Chewing Gum & the working class

I’m a classy woman with a little bit of hood and a lot of God in me. I am not being sacrilegious; however I praise the sitcom Chewing Gum. It is a British series set in a London counsel estate aka the projects. It is written by and starring Michaela Coel. Coel plays Tracey, a religious, Beyoncé and sex obsessed 24-year-old virgin. While watching, I thought of the novel White Teeth, by Zadie Smith.  The novel focuses on the later lives of two wartime friends and their families in London. Both bodies of work deal with race, class, multiculturalism and sex. They are funny, dry and sarcastic and these are the type of narratives I enjoy most.  Gimme some more!

Sense of Humour

British sense of humour is so dry and sarcastic; brimming with self-deprecation. Comparatively, North American humour tends to be more slap stick.  I appreciate an American sense of humour  in podcasts instead on TV or mainstream film. Performers cannot rely on exaggerated physical activity.  You have to hold an audience with content and delivery only.


Even though Tracey’s  experiences in Chewing Gum are shaped by her race, gender and social class; it is her self-deprecation that I find the most funny. In White Teeth we get multiple perspectives and each character is critical of the environment they live in. This novel was written in 2000 and it still funny and relevant. I am not limited to entertainment with characters and or performers that look like me.  For example, The Full Monty  tells the story of six unemployed men, four of them former steel workers, who decide to form a male striptease act. Bridgette Jones Diary is about 32 years old, single, very accident-prone white woman worried about her weight and finding love. It’s the comedic devices-puns, innuendo and intellectual jokes that cracks me up. Even if you’re not black, as a woman you can relate to Tracey’s sexual and dating dilemmas.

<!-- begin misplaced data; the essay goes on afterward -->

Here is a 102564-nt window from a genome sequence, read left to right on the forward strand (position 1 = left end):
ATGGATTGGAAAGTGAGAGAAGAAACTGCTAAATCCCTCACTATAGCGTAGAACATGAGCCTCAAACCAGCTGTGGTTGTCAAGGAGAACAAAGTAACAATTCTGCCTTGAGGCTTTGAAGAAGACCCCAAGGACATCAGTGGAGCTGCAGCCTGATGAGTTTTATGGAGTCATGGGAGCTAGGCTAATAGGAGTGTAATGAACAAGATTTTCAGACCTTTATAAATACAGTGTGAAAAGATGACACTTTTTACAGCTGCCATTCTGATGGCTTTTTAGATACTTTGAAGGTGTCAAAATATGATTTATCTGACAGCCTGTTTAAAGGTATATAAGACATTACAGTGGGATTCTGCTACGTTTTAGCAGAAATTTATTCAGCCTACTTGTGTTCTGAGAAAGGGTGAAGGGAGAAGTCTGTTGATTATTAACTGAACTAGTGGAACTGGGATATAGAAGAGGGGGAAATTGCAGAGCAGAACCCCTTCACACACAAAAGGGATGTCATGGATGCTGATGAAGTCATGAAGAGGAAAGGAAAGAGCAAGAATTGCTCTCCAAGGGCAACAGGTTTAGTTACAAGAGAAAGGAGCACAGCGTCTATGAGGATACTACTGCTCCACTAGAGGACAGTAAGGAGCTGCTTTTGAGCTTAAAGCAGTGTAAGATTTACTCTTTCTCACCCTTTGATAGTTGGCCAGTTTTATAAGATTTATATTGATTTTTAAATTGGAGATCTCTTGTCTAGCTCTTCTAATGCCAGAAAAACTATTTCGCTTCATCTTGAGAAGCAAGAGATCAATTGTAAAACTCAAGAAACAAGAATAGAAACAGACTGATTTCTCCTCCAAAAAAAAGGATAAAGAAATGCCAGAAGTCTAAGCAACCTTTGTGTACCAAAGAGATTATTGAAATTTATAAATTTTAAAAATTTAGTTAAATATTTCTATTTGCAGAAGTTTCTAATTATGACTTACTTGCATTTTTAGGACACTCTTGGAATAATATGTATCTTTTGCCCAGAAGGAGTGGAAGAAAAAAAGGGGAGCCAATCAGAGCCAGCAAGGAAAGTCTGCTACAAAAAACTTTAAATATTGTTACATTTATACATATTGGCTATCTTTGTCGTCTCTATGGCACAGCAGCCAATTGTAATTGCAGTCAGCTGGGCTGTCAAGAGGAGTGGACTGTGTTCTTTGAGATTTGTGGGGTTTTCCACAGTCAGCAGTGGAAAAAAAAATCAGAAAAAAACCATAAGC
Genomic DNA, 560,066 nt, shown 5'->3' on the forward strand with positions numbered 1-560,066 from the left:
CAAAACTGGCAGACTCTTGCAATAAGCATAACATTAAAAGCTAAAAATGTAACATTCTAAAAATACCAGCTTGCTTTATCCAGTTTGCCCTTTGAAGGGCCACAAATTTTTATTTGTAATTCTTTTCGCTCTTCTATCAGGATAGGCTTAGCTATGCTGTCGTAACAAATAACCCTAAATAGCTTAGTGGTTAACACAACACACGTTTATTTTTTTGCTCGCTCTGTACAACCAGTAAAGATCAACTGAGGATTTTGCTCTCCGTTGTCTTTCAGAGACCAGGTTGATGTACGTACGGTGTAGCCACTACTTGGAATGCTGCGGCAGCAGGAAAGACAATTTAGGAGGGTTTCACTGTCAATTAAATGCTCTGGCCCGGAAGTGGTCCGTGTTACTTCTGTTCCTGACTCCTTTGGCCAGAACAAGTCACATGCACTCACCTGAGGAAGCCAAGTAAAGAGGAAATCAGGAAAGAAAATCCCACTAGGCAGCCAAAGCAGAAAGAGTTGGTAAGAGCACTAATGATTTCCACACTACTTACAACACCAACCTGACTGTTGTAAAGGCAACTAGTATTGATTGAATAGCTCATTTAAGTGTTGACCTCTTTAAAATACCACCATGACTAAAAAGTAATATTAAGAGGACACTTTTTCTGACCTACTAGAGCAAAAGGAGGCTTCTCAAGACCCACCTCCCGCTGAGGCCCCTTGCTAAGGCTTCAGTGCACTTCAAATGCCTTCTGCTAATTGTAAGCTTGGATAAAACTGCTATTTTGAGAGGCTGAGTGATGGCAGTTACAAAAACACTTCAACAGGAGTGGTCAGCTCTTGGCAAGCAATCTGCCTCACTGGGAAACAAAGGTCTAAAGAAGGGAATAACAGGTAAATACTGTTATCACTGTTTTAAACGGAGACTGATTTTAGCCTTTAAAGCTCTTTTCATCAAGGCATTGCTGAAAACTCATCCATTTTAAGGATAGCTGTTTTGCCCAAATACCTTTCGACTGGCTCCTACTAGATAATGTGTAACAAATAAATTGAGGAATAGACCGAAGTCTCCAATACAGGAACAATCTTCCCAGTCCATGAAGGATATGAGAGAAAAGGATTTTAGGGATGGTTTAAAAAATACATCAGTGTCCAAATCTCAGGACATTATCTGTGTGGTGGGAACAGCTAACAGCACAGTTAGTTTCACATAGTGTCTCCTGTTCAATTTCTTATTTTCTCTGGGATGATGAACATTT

The depiction of the working class

The poor don’t exist in mainstream American sitcoms anymore. We are not all rich or middle class. We don’t all live in pent house apartments in major metropolis cities. Living in public housing is not always depressing or stressful. There needs to be a nuanced complexity in the portrayal of the working class. I don’t agree with  many of the ideologies in these sitcoms; however at minimum, the working class existed.

  • All in the Family
  • Roseanne
  • Married With Children

The white working class don’t exist anymore much less the black working class in sitcoms.  Here are a few sitcoms that portray everyday black people. Until Chewing Gum I don’t recall seeing this type of representation.

  • 227
  • Sanford and Son
  • Good Times 

Chew on This

As a woman of colour, it helps to have white teeth while I smile and cope with the micro-aggressions.

Micro aggression: The term was coined in the 1970s by Chester Pierce, an African-American professor of education and psychiatry at Harvard University, and it refers to the slights, putdowns and invalidating remarks that racial minorities experience every day when interacting with people who unknowingly engage in implicit racism.

Trump’s press secretary Sean Spicer, chews and swallows at least 35 pieces of gum a day. I wonder, is this his coping mechanism to deal with micro-aggressions and the working class?   Ricky Gervais eloquently explained that comedy is not your conscience taking a day off. It is not a departure from real life.  Many of us swallow things we shouldn’t.


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